CS: What’s the science/speculative element in a series set in the Wild West?
JH: The Ace Hart westerns are set in Wyoming in 1877. It was around that time that the first dinosaur fossils discovered in America. Picture an early Indiana Jones character dealing with the idea of giant thunder lizards along with a good helping of Indian mysticism. There’s a healthy dose of geology and paleontology in these books as well.
CS: Is Tripleye galactic or is the setting restricted to Mars?
JH: The Tripleye novels feature the first private eye agency on Mars and begin on that planet, but quickly span out to a future Earth and the asteroid belt. These novels feature an ensemble cast of agents who are telepathically linked with a substance discovered on Mars and known as the Snot. This is a large tapestry saga, involving space elevators, androids, and time travel. They are also tangentially linked to my SF novel, Malerone’s Maser.
CS: Do all 4 of these detectives deal with individual cases or is each case part of a story arc?
JH: Since I’ve been able to market and assemble all of these books in a very short time, I have found ways to interconnect them. In some cases, it might be through the use of time travel, or in other cases it’s a generation saga, however you don’t need to read everything in order to get the full story. So it’s possible that the reader can enjoy Stan Wade novels without any idea that there is a connection to the Ace Hart stories, for instance.
CS: Do they change the world? Does the world change them?
JH: Interesting question. I would say that in all cases the world changes them. These are tales of discovery, sometimes external but most times internal. However, in many cases the characters are not aware that they have changed the world. For instance back in 1959, Stan Wade rescues a little boy who has fallen into a dangerous situation. Later he learns the boy’s name is George Bush, which means nothing to him at the time, but everything to the reader today.
CS: What type of hard science is in Malerone’s Maser and what’s the context for this science?
JH: Malerone’s Maser involves a handgun that is sentient and communicates with its owner via a plastoid substance chewed like gum. Today’s high-tech weapons are already keyed to a specific person’s hand imprint and possibly to their DNA. Linking information from a device to a human’s inner ear is already possible, but what happens when that device begins to argue with its owner?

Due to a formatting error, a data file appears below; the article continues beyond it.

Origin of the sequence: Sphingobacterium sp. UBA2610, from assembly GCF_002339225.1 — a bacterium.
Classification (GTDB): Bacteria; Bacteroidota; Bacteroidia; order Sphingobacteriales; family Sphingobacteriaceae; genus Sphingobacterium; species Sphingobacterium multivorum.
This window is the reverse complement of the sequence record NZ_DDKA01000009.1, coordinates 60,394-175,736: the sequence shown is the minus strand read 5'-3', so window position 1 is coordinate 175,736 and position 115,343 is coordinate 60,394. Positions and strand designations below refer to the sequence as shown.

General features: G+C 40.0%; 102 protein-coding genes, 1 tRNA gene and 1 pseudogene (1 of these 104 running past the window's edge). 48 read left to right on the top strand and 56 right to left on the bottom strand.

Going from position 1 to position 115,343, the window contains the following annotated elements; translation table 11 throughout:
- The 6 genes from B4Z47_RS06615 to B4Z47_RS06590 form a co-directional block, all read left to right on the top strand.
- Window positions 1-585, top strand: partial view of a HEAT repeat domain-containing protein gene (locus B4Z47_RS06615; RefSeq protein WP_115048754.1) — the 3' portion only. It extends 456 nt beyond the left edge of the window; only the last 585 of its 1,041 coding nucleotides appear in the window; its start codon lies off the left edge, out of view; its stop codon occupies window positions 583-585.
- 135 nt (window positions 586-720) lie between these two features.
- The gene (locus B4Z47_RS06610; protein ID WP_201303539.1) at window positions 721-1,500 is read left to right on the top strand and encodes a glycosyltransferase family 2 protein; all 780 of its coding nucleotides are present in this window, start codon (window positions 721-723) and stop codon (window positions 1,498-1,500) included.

CS: The Pandora Block is a near future thriller. How near is near and what happens in the future? It’s set in Atlantis. Is it a fantasy story?
JH: The Pandora Block is much like a Clive Cussler thriller and takes place in the next 10 years. The characters in the novel work to assemble the parts of an ancient artifact that originated in Atlantis thousands of years ago. In the story, Atlantis is located east of Greece in the Black Sea, rather than out in the Atlantic, as many suppose.
JH: The Last Martian Chronicles contains a story titled “The Last Martian.” It also contains a story called “Last Contact” that I published in Galaxy magazine in the late 70s. There are several other short stories that have seen previous publication and a handful of new ones; all containing elements of fantasy and science-fiction. This is also the case for Iceslinger, although many of the details in that book are more galactic in nature and based on hard science. Obviously the title “The Last Martian Chronicles” is an homage to Ray Bradbury and the variety of contents for both of my books is similar to early Bradbury collections.
CS: How are you going to top yourself after Stormfall?
JH: I’ve set the bar rather high for myself after Stormfall, aiming at a world-spanning techno-thriller, The Pandora Block. Not only will it be a contemporary thriller, but its two main protagonists are the granddaughter of Stan Wade and the son of Eliot Cross. I think you can begin to see now how all of my fiction is connected.
CS: Do you plan throw any more stories into the hopper or will all this do you for a while?
JH: No, I feel that I am just getting started. Hardly a week goes by when I don’t find a new plot, character, setting, etc. which inspires me to begin dreaming and pounding the keyboard.